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#fear and terror / mystery / lake house / murders / tension / VHS / ‘80s / violence / sentiment / ripped heads / blood / racism / demons / madness / Polish premiere


thriller, horror / USA / 2021 / 1h21m

Is the evil dead gone yet?

Most of the classic slashers end at the break of dawn, as the last survivor heads towards the rising sun and the painful trauma, dealing with which will at worst disrupt the upcoming sequel. Brave and bruised, the final girl leaves behind (most commonly) a house in a peaceful neighborhood, its lawn currently decorated with mutilated corpses, dispossessed limbs, and gut garlands hanging from the porch… Oh well… just your typical Saturday the 14th. And this is where “Blood Conscious” begins.

Brittney, her brother Kevin and her fiancée Tony plan on spending a short vacation in a lovely cottage by the lake. They crave to kick back and relax in the idyllic surroundings together with the siblings’ parents. At the scene, however, they find their loved ones gruesomely murdered. The only survivor of the mysterious slaughter is an unhinged and dangerous man who claims to have just gotten through an attack of demons. Is he completely insane or a victim in a horror of his own? The gut feeling tends to lean against trusting a tramp with a shotgun. As the sun sets, though, and the area falls eerily silent, the protagonists begin to doubt their own common sense – and each other. No one can be sure what is the thing that comes at night.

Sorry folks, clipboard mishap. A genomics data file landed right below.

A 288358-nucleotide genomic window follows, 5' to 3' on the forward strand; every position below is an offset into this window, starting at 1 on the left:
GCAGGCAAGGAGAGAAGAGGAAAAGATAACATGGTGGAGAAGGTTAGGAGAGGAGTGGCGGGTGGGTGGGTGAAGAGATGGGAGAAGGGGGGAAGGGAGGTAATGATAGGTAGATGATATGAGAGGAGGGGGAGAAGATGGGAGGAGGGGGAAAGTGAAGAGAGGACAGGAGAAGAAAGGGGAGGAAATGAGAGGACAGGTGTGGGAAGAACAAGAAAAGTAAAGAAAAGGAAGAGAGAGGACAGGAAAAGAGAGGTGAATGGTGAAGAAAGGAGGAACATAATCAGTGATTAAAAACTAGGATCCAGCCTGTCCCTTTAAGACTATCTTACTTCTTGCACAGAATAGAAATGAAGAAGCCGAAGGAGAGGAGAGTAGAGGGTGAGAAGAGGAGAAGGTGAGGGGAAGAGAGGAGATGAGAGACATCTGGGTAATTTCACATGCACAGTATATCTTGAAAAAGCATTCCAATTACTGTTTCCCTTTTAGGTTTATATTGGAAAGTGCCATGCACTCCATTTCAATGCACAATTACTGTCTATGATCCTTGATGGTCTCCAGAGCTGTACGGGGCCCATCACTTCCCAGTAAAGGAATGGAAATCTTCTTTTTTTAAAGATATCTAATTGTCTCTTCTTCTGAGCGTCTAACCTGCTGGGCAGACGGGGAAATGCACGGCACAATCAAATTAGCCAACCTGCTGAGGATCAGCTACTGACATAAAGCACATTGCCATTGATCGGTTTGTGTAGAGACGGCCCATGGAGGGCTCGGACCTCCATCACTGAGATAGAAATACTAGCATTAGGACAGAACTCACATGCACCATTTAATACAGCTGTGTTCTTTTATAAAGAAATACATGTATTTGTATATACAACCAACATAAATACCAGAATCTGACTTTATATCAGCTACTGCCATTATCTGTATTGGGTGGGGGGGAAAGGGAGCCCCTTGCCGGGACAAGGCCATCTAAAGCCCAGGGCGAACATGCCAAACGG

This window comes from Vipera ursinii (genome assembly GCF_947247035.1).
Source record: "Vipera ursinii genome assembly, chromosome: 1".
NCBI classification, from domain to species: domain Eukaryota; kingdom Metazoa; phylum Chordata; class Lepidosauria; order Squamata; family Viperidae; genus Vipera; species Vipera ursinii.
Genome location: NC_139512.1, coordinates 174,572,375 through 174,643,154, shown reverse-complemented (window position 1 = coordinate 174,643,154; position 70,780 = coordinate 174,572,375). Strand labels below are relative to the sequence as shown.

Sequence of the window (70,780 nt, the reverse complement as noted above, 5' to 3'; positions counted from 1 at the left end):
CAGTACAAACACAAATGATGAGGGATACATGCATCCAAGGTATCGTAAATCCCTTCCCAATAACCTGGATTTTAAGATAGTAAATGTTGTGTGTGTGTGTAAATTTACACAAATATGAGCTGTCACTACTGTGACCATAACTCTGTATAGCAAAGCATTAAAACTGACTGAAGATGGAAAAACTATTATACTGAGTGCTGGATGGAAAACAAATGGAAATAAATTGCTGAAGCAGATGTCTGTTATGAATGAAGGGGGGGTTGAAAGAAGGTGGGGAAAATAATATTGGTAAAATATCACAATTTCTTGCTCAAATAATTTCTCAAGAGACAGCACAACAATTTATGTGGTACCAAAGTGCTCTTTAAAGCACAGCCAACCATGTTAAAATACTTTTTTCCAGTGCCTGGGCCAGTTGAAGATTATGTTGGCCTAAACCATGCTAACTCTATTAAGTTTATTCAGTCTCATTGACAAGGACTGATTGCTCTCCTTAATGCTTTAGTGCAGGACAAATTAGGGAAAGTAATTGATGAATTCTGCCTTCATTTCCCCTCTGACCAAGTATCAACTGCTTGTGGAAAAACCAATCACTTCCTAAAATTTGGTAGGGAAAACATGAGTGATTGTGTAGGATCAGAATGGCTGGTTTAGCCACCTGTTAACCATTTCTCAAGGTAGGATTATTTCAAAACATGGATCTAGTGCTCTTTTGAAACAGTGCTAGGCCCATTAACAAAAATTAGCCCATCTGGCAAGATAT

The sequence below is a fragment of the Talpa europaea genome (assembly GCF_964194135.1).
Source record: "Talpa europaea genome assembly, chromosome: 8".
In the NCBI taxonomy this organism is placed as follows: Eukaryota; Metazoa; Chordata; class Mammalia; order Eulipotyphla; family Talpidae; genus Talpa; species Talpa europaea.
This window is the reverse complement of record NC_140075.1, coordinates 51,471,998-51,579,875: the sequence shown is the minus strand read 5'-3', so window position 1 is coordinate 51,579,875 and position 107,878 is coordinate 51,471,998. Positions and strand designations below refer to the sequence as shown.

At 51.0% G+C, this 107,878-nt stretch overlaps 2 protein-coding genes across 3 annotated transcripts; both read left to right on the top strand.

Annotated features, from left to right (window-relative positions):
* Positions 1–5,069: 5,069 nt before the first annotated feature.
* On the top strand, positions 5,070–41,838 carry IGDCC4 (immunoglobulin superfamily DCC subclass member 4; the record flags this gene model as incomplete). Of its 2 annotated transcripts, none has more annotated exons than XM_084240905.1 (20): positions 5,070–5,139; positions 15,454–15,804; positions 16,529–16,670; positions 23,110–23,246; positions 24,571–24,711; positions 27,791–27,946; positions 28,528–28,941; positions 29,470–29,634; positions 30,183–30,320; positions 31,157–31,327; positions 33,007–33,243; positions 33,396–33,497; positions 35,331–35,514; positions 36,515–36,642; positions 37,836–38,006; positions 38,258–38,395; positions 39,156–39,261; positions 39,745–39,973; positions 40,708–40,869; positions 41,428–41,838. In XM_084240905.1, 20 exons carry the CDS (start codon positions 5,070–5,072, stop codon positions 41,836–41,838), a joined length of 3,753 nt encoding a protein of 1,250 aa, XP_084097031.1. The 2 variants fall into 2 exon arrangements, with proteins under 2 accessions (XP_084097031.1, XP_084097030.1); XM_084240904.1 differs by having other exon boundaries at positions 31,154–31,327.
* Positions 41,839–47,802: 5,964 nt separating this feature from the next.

Timothy Covell, the man behind the camera and the screenplay, provides the viewer with an unusual film experience. His “Blood Conscious” compels us to let our guard down by flaunting a low budget in its first scenes. The production, permeated thoroughly by a climate of the imperfect yet iconic horrors of the 80s, will ignite the passion of genre veterans and bring back some sentimental memories, only to then immerse us in an ambiguous story filled with questions, doubts, and mutual accusations. The terrified protagonists might seem to have lost their minds along with the cell phone signal, yet, they have found themselves in a situation where the atmosphere constantly thickens. No one, not even their loved ones, can be trusted.

directed by: Timothy Covell
screenplay: Timothy Covell
starring: DeShawn White, Oghenero Gbaje, Lenny Thomas, Nick Damici, and others
cinematography: Sung Rae Cho
editing: Timothy Covell
music: Sam Tyndall, Akari Uchiyama
language: English
subtitles: Polish

WORLD PREMIERE: Kosmorama Trondheim International Film Festival 2021

Age restriction: 16+